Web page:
Techniques for Determining Mechanisms of Resistance: Antixenosis for Oviposition

  • K. R. Manikandan
  • A. Arasu


In the host selection process, oviposition by adult female is a crucial step. It establishes the fact that the insect can utilize the plant for reproduction. The ovipositional preference of an adult can be tested under choice/no-choice conditions. Nonparametric and parametric statistical tools can be deployed to deduce inferences from the experiments.


Ovipositional preference Choice conditions No-choice conditions Reproduction 



The authors would like to thank authorities of Agricultural College and Research Institute (TNAU), Madurai, Tamilnadu, and Annamalai University, Tamilnadu for their support.


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Further Reading

  1. Prokopy, R. J., & Owens Elizabeth, D. (1983). Visual detection of plants by herbivorous insects. Annual Review of Entomology, 28, 337–364.CrossRefGoogle Scholar
  2. Renwick, J. A. A., & Radke, C. D. (1981). Host plant constituents as oviposition deterrents for the cabbage looper, Trichoplusia ni. Entomologia experimentalis et applicata, 30, 201–204. Scholar
  3. Salama, H. S., Rizk, A. F., & Sharaby, A. (1984). Chemical stimuli in flowers and leaves of cotton that affect behaviour in the cotton moth Spodoptera littoralis (Lepidoptera: Noctuidae). Entomologia Generalis, 10, 27–34. Scholar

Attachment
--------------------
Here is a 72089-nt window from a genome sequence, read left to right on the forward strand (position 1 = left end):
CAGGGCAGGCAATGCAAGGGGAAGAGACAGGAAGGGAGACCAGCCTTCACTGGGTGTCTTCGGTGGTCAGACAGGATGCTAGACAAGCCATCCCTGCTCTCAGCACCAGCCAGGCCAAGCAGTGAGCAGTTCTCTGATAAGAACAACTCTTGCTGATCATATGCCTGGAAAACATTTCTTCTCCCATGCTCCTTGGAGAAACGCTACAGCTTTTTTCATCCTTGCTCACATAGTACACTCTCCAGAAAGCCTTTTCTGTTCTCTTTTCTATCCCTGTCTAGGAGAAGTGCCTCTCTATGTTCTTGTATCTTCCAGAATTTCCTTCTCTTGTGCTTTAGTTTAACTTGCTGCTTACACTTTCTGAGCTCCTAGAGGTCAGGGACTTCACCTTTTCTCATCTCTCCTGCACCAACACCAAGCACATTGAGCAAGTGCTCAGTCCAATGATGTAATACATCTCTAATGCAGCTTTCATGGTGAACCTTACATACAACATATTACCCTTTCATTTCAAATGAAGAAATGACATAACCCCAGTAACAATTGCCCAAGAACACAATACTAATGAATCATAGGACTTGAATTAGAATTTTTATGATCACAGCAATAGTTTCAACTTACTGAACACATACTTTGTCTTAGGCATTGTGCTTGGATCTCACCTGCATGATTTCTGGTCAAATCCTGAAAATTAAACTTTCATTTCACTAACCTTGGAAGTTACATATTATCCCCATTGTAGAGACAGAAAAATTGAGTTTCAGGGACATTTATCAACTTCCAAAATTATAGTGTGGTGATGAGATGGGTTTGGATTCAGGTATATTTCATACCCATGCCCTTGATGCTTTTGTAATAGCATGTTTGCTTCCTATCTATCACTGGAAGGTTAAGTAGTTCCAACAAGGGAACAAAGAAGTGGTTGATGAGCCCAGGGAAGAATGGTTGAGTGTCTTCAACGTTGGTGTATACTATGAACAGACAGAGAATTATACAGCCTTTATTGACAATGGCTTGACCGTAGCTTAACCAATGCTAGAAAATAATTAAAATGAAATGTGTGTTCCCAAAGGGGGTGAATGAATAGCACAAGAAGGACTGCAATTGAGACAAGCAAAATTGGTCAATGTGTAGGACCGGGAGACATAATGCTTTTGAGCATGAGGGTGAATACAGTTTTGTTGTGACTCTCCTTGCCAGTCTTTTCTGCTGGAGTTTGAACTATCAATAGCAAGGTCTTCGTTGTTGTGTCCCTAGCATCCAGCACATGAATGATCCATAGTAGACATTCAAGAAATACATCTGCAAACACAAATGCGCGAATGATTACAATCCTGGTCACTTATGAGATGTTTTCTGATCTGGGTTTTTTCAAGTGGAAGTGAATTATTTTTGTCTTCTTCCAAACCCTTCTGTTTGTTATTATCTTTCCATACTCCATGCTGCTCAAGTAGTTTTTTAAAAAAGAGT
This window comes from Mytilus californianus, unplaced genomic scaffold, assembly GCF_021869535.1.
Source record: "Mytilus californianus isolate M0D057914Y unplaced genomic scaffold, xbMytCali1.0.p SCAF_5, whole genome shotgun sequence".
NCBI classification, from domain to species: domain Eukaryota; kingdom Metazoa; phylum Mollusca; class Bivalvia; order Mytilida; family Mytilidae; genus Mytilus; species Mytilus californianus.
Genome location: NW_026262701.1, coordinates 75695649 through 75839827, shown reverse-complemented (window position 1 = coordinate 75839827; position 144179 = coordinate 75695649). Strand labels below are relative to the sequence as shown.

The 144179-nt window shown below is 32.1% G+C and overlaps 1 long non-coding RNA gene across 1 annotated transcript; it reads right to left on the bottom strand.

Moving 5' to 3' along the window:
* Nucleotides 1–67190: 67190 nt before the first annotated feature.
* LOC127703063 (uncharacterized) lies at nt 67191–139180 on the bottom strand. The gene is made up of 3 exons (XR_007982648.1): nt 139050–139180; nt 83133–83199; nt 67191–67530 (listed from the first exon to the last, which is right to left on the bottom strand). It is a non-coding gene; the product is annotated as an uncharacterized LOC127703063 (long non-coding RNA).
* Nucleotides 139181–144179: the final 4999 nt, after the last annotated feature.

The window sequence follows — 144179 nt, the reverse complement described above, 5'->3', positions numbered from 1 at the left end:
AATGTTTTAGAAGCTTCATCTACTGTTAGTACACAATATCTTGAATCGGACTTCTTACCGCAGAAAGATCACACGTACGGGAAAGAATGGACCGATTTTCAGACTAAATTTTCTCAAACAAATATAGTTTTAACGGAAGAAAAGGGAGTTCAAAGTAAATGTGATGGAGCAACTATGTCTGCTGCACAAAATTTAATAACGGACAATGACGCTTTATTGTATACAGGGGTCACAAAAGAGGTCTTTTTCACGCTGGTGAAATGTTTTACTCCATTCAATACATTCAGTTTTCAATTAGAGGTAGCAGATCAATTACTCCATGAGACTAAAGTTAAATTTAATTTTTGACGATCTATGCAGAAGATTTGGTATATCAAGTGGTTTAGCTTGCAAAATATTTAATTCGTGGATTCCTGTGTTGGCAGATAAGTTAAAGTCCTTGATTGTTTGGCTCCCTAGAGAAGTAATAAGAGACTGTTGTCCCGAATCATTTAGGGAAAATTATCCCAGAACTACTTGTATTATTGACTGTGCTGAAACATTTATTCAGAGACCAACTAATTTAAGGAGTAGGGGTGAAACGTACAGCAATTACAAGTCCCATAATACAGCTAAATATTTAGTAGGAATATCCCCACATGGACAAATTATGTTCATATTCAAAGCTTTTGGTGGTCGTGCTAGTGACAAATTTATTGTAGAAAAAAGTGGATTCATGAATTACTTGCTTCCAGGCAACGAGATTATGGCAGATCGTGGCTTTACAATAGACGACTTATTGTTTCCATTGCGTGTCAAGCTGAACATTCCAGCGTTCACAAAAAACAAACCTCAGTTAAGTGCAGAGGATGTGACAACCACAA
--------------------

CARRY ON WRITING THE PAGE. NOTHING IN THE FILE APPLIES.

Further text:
4. Sami, A. (1983). Herbivorous insects: host-seeking behaviour and mechanisms (p. 274). New York: Academic.Google Scholar
  5. Saxena, K. N., & Goyal, S. (1978). Host-plant relations of the citrus butterfly Papilio demoleus L.: Orientational and ovipositional responses. Entomologia Experimentalis et Applicata, 24(1), 1–10.CrossRefGoogle Scholar
  6. Sree Latha, E., & Sharma, H. C. (2018). Antixenosis mechanism of resistance to Helicoverpa armigera (Hub.) in Chickpea (Cicer arietinum Linn.). International Journal of Current Microbiology and Applied Sciences, 7(2), 1233–1238.CrossRefGoogle Scholar
  7. Stadler, E., & Buser, H. R. (1984) Oviposition stimulents for the carrot fly in the surface wax of the carrot leaves. In Proceeding of the 5th International symposium on insect-plant relationships, Wageningen, The Netherlands, pp 403–404.Google Scholar
  8. Zalucki, M. P. (1991). Heliothis: Research methods and prospects (p. 234). New York: Springer.CrossRefGoogle Scholar

Copyright information

© Springer Nature Singapore Pte Ltd. 2019

Authors and Affiliations

  • K. R. Manikandan
    • 1
  • A. Arasu
    • 2
  1. 1.Agricultural College and Research Institute (TNAU)MaduraiIndia
  2. 2.Department of EntomologyAnnamalai UniversityChidambaramIndia

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